A: Think of your working-outside-the-home and traveling wife as analogous to a stay-at-home mom with three little ones. But instead, the people your wife deals with are VPs, office managers, and other salespeople at the firms she works with. Just as those little ankle biters can strip the energy from a stay-at-home mom, the incredible pressure of a high-paced career (for both men and women) can have that same effect on energy, libido, and general demeanor.
So why not have some planned spontaneity during the times your wife is home? Take her to dinner and then to a resort or a nice hotel for the night (pack her a bag so she doesn’t have to; she does enough of that already). Or, since she’s gone so much, set up her own spa at home. Candles, bath oils, fresh towels warm from the dryer — all are wonderful mood setters that make a woman say, He really loves me.
Since you have enough time to be lonely, you have enough time to plan some things. Schedule a massage for her that takes some stress from her busy life. Then pay for the massage in advance so she can just relax.
Today’s world is busy, and many couples are in dual-track careers. Leslie and Brian, one couple I know, both travel. She’s in Hong Kong two weeks each month; he’s in London one week each month. But they finagled their schedules so that he’s gone one of the same weeks she is. During their two weeks together, they major on couple time and do fun things together four nights a week, just by themselves. The other nights are social times when they see friends.
Let me assure you that your wife already has guilt by the boatload for what she can’t get done. She doesn’t need an extra dose from you. So how you approach her will make all the difference in the world.
Maybe start with something like this: “Wonderful lady, I love you with all my heart, and there’s something I want to tell you. I’m not telling you this to make you feel guilty, so if any guilt wells up, let’s get rid of it. But sometimes I feel like a lost little boy. With me rushing one direction, you rushing another, and both of our challenging jobs, I miss the times we sit together and talk and make love. Those times seem to be less and less frequent, and I don’t like that. I want to see it change. How do you feel about it?”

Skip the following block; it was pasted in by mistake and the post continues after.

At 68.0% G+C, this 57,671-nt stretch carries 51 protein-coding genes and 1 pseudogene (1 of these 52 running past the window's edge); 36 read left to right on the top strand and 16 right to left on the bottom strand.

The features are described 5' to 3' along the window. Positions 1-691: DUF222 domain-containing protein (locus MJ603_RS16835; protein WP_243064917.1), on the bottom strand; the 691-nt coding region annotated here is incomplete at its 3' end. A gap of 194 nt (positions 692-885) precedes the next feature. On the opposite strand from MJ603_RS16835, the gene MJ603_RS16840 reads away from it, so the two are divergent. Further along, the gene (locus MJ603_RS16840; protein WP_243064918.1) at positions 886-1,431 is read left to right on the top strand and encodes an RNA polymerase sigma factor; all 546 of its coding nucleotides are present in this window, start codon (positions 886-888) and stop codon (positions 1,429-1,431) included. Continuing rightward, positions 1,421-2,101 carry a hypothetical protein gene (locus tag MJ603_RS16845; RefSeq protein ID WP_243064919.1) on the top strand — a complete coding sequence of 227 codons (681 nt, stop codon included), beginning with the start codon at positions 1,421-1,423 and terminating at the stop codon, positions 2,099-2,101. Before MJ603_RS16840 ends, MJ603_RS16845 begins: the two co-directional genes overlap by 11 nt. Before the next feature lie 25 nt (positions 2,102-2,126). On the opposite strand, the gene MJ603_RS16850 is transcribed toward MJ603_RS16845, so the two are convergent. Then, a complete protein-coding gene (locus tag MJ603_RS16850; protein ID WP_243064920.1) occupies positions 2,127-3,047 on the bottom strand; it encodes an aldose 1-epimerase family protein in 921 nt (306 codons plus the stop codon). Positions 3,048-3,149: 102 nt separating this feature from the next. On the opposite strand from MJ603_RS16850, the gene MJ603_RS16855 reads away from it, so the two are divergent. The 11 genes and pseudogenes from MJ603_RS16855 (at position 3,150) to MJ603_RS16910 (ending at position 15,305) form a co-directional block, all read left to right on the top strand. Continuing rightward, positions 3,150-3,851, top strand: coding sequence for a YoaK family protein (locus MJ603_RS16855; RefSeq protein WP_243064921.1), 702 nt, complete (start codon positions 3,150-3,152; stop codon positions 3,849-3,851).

By using such words, you’re zeroing in on the situation, assuring her of your love for her, and suggesting that the two of you work toward some kind of compromise that’s doable for both of you.
There are many options. If she has a great job and loves it, and your job isn’t so great or you don’t feel as passionate about it, perhaps you could consider changing jobs or staying home. There are lots of stay-at-home hubbies and dads these days.
In the long run, what’s more important? Things or people? Career or marriage?
Sad to say, I can answer that question for most of America: career is #1. And look at the divorce rate.
If you want to stay married and be happy in that marriage, you’ll do everything you can to work on communicating your heart to your spouse and sharing your lives.
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Used by permission of Revell, adivision of Baker Publishing Group, copyright © 2009. All rights to this material are reserved. Materials are not to be distributed to other web locations for retrieval, published in other media, or mirrored at other sites without written permission from Baker Publishing Group.